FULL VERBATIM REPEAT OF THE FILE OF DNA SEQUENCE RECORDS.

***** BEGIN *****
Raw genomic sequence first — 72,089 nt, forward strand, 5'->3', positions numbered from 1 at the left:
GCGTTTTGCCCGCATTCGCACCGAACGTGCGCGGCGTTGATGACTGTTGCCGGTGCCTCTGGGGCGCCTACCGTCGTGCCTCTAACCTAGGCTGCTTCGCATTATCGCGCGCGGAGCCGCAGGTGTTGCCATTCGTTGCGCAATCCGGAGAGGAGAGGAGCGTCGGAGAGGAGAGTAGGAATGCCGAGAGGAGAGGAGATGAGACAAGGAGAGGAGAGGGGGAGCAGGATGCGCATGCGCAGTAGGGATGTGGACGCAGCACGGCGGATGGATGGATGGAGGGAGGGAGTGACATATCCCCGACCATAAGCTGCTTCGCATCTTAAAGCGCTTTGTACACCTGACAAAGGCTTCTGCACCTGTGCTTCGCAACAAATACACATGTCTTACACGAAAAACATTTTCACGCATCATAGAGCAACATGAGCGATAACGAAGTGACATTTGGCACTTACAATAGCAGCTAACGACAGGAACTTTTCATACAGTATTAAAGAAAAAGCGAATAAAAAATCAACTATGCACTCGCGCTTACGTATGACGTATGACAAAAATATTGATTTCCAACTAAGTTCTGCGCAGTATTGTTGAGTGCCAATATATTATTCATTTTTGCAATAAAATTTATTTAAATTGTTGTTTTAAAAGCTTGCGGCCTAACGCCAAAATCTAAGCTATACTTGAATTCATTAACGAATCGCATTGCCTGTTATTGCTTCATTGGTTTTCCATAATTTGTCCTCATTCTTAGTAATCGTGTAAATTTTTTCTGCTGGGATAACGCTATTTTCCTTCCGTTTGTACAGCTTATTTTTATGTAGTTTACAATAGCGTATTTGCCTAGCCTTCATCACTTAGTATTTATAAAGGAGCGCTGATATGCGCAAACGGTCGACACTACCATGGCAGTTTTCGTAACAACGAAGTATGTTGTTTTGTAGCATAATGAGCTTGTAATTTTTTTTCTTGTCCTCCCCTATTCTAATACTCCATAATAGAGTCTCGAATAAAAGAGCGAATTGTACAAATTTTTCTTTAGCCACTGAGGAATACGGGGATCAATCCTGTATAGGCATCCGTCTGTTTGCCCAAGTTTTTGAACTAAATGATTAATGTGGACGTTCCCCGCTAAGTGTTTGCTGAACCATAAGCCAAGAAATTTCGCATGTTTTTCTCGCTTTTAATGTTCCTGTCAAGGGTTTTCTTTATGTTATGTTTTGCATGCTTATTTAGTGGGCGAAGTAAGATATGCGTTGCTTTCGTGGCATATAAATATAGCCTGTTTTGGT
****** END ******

Raw genomic sequence first — 72,089 nt, forward strand, 5'->3', positions numbered from 1 at the left:
GCGTTTTGCCCGCATTCGCACCGAACGTGCGCGGCGTTGATGACTGTTGCCGGTGCCTCTGGGGCGCCTACCGTCGTGCCTCTAACCTAGGCTGCTTCGCATTATCGCGCGCGGAGCCGCAGGTGTTGCCATTCGTTGCGCAATCCGGAGAGGAGAGGAGCGTCGGAGAGGAGAGTAGGAATGCCGAGAGGAGAGGAGATGAGACAAGGAGAGGAGAGGGGGAGCAGGATGCGCATGCGCAGTAGGGATGTGGACGCAGCACGGCGGATGGATGGATGGAGGGAGGGAGTGACATATCCCCGACCATAAGCTGCTTCGCATCTTAAAGCGCTTTGTACACCTGACAAAGGCTTCTGCACCTGTGCTTCGCAACAAATACACATGTCTTACACGAAAAACATTTTCACGCATCATAGAGCAACATGAGCGATAACGAAGTGACATTTGGCACTTACAATAGCAGCTAACGACAGGAACTTTTCATACAGTATTAAAGAAAAAGCGAATAAAAAATCAACTATGCACTCGCGCTTACGTATGACGTATGACAAAAATATTGATTTCCAACTAAGTTCTGCGCAGTATTGTTGAGTGCCAATATATTATTCATTTTTGCAATAAAATTTATTTAAATTGTTGTTTTAAAAGCTTGCGGCCTAACGCCAAAATCTAAGCTATACTTGAATTCATTAACGAATCGCATTGCCTGTTATTGCTTCATTGGTTTTCCATAATTTGTCCTCATTCTTAGTAATCGTGTAAATTTTTTCTGCTGGGATAACGCTATTTTCCTTCCGTTTGTACAGCTTATTTTTATGTAGTTTACAATAGCGTATTTGCCTAGCCTTCATCACTTAGTATTTATAAAGGAGCGCTGATATGCGCAAACGGTCGACACTACCATGGCAGTTTTCGTAACAACGAAGTATGTTGTTTTGTAGCATAATGAGCTTGTAATTTTTTTTCTTGTCCTCCCCTATTCTAATACTCCATAATAGAGTCTCGAATAAAAGAGCGAATTGTACAAATTTTTCTTTAGCCACTGAGGAATACGGGGATCAATCCTGTATAGGCATCCGTCTGTTTGCCCAAGTTTTTGAACTAAATGATTAATGTGGACGTTCCCCGCTAAGTGTTTGCTGAACCATAAGCCAAGAAATTTCGCATGTTTTTCTCGCTTTTAATGTTCCTGTCAAGGGTTTTCTTTATGTTATGTTTTGCATGCTTATTTAGTGGGCGAAGTAAGATATGCGTTGCTTTCGTGGCATATAAATATAGCCTGTTTTGGT